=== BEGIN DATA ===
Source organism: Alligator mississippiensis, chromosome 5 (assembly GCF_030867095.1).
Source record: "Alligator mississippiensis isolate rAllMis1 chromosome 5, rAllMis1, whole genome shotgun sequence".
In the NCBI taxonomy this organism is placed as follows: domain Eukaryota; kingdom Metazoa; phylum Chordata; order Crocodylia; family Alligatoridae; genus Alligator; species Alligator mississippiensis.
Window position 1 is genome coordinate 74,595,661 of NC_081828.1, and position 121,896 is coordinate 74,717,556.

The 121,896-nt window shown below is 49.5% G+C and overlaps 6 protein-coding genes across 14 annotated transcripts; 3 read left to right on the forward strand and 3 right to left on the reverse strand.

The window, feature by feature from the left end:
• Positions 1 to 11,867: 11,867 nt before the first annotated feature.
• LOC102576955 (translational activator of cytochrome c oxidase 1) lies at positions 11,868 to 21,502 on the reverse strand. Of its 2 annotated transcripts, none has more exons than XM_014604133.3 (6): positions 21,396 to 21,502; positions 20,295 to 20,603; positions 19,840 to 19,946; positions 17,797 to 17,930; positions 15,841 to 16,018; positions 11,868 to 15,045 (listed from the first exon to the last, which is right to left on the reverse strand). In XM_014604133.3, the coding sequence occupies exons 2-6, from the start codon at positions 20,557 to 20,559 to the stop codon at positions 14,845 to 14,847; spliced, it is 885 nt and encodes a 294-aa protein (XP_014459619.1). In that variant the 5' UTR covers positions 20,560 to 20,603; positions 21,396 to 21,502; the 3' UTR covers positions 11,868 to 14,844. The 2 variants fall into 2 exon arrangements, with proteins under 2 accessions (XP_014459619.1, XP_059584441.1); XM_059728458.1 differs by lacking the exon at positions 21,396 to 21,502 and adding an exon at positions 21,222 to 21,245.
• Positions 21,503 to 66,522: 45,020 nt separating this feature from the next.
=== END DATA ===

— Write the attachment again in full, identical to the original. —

Source organism: Alligator mississippiensis, chromosome 5 (assembly GCF_030867095.1).
Source record: "Alligator mississippiensis isolate rAllMis1 chromosome 5, rAllMis1, whole genome shotgun sequence".
In the NCBI taxonomy this organism is placed as follows: domain Eukaryota; kingdom Metazoa; phylum Chordata; order Crocodylia; family Alligatoridae; genus Alligator; species Alligator mississippiensis.
Window position 1 is genome coordinate 74,595,661 of NC_081828.1, and position 121,896 is coordinate 74,717,556.

The 121,896-nt window shown below is 49.5% G+C and overlaps 6 protein-coding genes across 14 annotated transcripts; 3 read left to right on the forward strand and 3 right to left on the reverse strand.

The window, feature by feature from the left end:
• Positions 1 to 11,867: 11,867 nt before the first annotated feature.
• LOC102576955 (translational activator of cytochrome c oxidase 1) lies at positions 11,868 to 21,502 on the reverse strand. Of its 2 annotated transcripts, none has more exons than XM_014604133.3 (6): positions 21,396 to 21,502; positions 20,295 to 20,603; positions 19,840 to 19,946; positions 17,797 to 17,930; positions 15,841 to 16,018; positions 11,868 to 15,045 (listed from the first exon to the last, which is right to left on the reverse strand). In XM_014604133.3, the coding sequence occupies exons 2-6, from the start codon at positions 20,557 to 20,559 to the stop codon at positions 14,845 to 14,847; spliced, it is 885 nt and encodes a 294-aa protein (XP_014459619.1). In that variant the 5' UTR covers positions 20,560 to 20,603; positions 21,396 to 21,502; the 3' UTR covers positions 11,868 to 14,844. The 2 variants fall into 2 exon arrangements, with proteins under 2 accessions (XP_014459619.1, XP_059584441.1); XM_059728458.1 differs by lacking the exon at positions 21,396 to 21,502 and adding an exon at positions 21,222 to 21,245.
• Positions 21,503 to 66,522: 45,020 nt separating this feature from the next.